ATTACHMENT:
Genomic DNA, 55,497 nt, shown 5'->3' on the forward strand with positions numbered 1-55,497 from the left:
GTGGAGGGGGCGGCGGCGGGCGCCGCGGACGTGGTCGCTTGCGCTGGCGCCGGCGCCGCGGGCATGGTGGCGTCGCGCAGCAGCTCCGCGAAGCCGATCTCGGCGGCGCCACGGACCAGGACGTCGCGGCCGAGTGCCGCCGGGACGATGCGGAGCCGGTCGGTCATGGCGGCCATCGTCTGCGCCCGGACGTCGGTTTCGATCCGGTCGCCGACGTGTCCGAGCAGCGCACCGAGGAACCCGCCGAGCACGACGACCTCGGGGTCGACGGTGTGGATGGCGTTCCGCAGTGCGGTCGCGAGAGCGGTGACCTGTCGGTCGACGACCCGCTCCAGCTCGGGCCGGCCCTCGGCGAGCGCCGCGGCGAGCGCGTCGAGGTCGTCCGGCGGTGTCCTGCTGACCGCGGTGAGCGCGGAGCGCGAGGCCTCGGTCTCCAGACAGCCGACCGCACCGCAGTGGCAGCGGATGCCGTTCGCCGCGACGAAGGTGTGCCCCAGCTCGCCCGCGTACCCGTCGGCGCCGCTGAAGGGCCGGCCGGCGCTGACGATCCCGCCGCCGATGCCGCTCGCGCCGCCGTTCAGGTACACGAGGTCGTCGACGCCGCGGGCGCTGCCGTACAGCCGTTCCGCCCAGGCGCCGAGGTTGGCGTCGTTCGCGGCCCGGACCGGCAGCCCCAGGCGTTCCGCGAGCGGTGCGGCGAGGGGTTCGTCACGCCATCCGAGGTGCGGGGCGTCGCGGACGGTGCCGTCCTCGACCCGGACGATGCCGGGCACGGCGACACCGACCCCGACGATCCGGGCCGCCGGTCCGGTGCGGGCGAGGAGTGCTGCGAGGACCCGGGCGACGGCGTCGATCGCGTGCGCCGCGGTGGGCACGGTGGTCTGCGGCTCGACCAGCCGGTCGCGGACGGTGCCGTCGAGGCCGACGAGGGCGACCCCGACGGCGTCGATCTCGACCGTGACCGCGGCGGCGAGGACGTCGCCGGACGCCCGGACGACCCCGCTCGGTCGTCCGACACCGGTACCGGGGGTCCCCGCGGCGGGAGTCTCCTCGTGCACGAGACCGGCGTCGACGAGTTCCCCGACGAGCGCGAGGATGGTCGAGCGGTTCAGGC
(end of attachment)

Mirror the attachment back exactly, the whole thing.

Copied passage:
Genomic DNA, 55,497 nt, shown 5'->3' on the forward strand with positions numbered 1-55,497 from the left:
GTGGAGGGGGCGGCGGCGGGCGCCGCGGACGTGGTCGCTTGCGCTGGCGCCGGCGCCGCGGGCATGGTGGCGTCGCGCAGCAGCTCCGCGAAGCCGATCTCGGCGGCGCCACGGACCAGGACGTCGCGGCCGAGTGCCGCCGGGACGATGCGGAGCCGGTCGGTCATGGCGGCCATCGTCTGCGCCCGGACGTCGGTTTCGATCCGGTCGCCGACGTGTCCGAGCAGCGCACCGAGGAACCCGCCGAGCACGACGACCTCGGGGTCGACGGTGTGGATGGCGTTCCGCAGTGCGGTCGCGAGAGCGGTGACCTGTCGGTCGACGACCCGCTCCAGCTCGGGCCGGCCCTCGGCGAGCGCCGCGGCGAGCGCGTCGAGGTCGTCCGGCGGTGTCCTGCTGACCGCGGTGAGCGCGGAGCGCGAGGCCTCGGTCTCCAGACAGCCGACCGCACCGCAGTGGCAGCGGATGCCGTTCGCCGCGACGAAGGTGTGCCCCAGCTCGCCCGCGTACCCGTCGGCGCCGCTGAAGGGCCGGCCGGCGCTGACGATCCCGCCGCCGATGCCGCTCGCGCCGCCGTTCAGGTACACGAGGTCGTCGACGCCGCGGGCGCTGCCGTACAGCCGTTCCGCCCAGGCGCCGAGGTTGGCGTCGTTCGCGGCCCGGACCGGCAGCCCCAGGCGTTCCGCGAGCGGTGCGGCGAGGGGTTCGTCACGCCATCCGAGGTGCGGGGCGTCGCGGACGGTGCCGTCCTCGACCCGGACGATGCCGGGCACGGCGACACCGACCCCGACGATCCGGGCCGCCGGTCCGGTGCGGGCGAGGAGTGCTGCGAGGACCCGGGCGACGGCGTCGATCGCGTGCGCCGCGGTGGGCACGGTGGTCTGCGGCTCGACCAGCCGGTCGCGGACGGTGCCGTCGAGGCCGACGAGGGCGACCCCGACGGCGTCGATCTCGACCGTGACCGCGGCGGCGAGGACGTCGCCGGACGCCCGGACGACCCCGCTCGGTCGTCCGACACCGGTACCGGGGGTCCCCGCGGCGGGAGTCTCCTCGTGCACGAGACCGGCGTCGACGAGTTCCCCGACGAGCGCGAGGATGGTCGAGCGGTTCAGGC